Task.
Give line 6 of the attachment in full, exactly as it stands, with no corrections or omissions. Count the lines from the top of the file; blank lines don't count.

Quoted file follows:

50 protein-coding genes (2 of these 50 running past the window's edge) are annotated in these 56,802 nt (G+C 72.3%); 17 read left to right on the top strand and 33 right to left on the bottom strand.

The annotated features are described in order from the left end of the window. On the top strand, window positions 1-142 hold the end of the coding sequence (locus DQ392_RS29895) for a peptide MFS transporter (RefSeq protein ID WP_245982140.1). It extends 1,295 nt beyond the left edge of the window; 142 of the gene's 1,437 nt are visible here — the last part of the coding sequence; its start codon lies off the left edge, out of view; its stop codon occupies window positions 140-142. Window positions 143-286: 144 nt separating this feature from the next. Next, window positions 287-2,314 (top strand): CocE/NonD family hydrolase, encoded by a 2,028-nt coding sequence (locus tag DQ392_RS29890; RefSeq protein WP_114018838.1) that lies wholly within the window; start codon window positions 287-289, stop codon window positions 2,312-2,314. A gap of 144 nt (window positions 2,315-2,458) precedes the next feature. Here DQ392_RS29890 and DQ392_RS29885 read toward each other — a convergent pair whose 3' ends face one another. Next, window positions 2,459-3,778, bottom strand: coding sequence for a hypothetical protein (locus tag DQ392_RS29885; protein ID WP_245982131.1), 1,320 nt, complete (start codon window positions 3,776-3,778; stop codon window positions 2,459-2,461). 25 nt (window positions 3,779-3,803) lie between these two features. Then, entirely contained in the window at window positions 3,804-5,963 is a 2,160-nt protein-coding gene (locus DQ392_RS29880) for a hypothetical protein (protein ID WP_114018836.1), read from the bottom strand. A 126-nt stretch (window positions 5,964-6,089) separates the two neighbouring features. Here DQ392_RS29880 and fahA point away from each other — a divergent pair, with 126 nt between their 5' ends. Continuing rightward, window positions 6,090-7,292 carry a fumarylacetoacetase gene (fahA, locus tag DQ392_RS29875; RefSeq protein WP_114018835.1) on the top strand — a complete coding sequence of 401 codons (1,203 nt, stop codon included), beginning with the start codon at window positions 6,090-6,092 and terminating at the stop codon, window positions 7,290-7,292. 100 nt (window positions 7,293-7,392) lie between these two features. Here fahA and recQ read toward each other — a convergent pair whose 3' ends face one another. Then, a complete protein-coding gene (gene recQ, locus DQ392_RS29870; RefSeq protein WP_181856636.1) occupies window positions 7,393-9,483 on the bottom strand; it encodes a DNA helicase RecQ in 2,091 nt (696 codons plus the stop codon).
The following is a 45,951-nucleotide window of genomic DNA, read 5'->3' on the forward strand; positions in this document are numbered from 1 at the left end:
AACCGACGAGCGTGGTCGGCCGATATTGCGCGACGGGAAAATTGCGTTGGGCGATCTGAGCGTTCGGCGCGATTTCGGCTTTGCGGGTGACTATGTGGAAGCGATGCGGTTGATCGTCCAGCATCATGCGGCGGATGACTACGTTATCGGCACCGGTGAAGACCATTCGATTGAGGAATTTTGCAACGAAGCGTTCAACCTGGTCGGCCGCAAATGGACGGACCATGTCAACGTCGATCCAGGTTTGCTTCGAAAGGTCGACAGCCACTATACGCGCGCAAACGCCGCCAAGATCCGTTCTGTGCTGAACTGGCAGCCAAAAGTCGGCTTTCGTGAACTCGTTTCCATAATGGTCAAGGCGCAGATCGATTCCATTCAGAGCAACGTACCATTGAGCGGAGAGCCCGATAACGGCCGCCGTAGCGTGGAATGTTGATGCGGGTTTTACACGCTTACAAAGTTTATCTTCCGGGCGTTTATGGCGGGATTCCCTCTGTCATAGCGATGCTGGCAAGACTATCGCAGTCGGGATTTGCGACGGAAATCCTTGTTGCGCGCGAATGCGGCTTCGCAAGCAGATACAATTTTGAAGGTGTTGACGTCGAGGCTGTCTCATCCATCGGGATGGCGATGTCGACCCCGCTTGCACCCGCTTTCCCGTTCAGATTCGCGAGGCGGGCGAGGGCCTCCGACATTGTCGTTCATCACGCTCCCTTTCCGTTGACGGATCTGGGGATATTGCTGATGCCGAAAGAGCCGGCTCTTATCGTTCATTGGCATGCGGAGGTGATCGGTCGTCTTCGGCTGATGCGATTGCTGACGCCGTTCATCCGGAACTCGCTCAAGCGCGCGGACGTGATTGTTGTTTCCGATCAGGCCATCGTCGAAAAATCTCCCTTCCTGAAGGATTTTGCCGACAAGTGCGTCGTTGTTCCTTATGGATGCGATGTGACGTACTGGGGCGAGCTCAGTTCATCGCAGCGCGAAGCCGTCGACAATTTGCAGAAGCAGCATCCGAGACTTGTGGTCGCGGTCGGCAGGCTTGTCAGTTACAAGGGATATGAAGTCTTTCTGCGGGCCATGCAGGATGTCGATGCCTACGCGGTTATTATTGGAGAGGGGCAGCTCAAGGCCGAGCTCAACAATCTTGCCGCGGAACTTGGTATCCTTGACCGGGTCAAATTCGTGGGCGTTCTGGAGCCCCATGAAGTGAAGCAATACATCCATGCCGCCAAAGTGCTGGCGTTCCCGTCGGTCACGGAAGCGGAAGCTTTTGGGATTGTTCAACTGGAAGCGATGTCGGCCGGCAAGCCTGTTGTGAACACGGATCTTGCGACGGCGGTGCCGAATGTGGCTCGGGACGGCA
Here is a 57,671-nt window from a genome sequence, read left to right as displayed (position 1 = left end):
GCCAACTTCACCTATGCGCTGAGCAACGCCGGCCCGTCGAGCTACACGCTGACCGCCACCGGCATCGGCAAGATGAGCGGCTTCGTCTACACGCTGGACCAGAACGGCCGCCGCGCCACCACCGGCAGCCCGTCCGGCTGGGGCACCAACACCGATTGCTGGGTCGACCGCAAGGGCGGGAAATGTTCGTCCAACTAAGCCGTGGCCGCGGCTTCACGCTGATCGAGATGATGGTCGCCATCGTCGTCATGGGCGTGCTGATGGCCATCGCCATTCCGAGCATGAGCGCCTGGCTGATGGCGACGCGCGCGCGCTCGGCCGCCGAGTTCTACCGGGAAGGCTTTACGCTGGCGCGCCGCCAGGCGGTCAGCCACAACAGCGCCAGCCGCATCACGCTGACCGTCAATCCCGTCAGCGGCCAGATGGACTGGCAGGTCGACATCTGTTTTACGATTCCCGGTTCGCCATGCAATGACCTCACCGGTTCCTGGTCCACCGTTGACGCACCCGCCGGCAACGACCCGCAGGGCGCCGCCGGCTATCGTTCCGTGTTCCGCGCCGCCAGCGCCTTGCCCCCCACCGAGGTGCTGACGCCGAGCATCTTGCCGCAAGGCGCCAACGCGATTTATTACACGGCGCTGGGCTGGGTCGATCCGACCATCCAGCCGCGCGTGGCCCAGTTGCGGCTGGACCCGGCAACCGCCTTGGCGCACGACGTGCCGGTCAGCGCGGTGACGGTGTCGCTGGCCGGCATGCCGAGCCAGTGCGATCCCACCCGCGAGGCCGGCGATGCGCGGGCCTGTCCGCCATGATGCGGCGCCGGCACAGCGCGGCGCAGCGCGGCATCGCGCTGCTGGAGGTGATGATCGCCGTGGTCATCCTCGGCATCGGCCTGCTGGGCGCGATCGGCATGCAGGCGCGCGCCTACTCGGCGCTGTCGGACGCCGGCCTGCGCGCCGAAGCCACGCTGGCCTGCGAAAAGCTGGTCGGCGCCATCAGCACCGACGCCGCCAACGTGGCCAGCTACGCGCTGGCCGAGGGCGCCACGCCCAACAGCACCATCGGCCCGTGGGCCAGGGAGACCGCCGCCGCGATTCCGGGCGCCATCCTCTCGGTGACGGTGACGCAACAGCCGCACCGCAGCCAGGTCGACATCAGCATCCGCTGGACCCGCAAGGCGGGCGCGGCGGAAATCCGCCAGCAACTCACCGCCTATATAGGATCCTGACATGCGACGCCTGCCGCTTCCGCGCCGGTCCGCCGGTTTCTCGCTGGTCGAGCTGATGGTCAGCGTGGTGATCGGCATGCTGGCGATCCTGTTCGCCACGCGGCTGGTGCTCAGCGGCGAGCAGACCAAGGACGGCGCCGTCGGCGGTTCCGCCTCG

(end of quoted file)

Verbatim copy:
GCCAACTTCACCTATGCGCTGAGCAACGCCGGCCCGTCGAGCTACACGCTGACCGCCACCGGCATCGGCAAGATGAGCGGCTTCGTCTACACGCTGGACCAGAACGGCCGCCGCGCCACCACCGGCAGCCCGTCCGGCTGGGGCACCAACACCGATTGCTGGGTCGACCGCAAGGGCGGGAAATGTTCGTCCAACTAAGCCGTGGCCGCGGCTTCACGCTGATCGAGATGATGGTCGCCATCGTCGTCATGGGCGTGCTGATGGCCATCGCCATTCCGAGCATGAGCGCCTGGCTGATGGCGACGCGCGCGCGCTCGGCCGCCGAGTTCTACCGGGAAGGCTTTACGCTGGCGCGCCGCCAGGCGGTCAGCCACAACAGCGCCAGCCGCATCACGCTGACCGTCAATCCCGTCAGCGGCCAGATGGACTGGCAGGTCGACATCTGTTTTACGATTCCCGGTTCGCCATGCAATGACCTCACCGGTTCCTGGTCCACCGTTGACGCACCCGCCGGCAACGACCCGCAGGGCGCCGCCGGCTATCGTTCCGTGTTCCGCGCCGCCAGCGCCTTGCCCCCCACCGAGGTGCTGACGCCGAGCATCTTGCCGCAAGGCGCCAACGCGATTTATTACACGGCGCTGGGCTGGGTCGATCCGACCATCCAGCCGCGCGTGGCCCAGTTGCGGCTGGACCCGGCAACCGCCTTGGCGCACGACGTGCCGGTCAGCGCGGTGACGGTGTCGCTGGCCGGCATGCCGAGCCAGTGCGATCCCACCCGCGAGGCCGGCGATGCGCGGGCCTGTCCGCCATGATGCGGCGCCGGCACAGCGCGGCGCAGCGCGGCATCGCGCTGCTGGAGGTGATGATCGCCGTGGTCATCCTCGGCATCGGCCTGCTGGGCGCGATCGGCATGCAGGCGCGCGCCTACTCGGCGCTGTCGGACGCCGGCCTGCGCGCCGAAGCCACGCTGGCCTGCGAAAAGCTGGTCGGCGCCATCAGCACCGACGCCGCCAACGTGGCCAGCTACGCGCTGGCCGAGGGCGCCACGCCCAACAGCACCATCGGCCCGTGGGCCAGGGAGACCGCCGCCGCGATTCCGGGCGCCATCCTCTCGGTGACGGTGACGCAACAGCCGCACCGCAGCCAGGTCGACATCAGCATCCGCTGGACCCGCAAGGCGGGCGCGGCGGAAATCCGCCAGCAACTCACCGCCTATATAGGATCCTGACATGCGACGCCTGCCGCTTCCGCGCCGGTCCGCCGGTTTCTCGCTGGTCGAGCTGATGGTCAGCGTGGTGATCGGCATGCTGGCGATCCTGTTCGCCACGCGGCTGGTGCTCAGCGGCGAGCAGACCAAGGACGGCGCCGTCGGCGGTTCCGCCTCG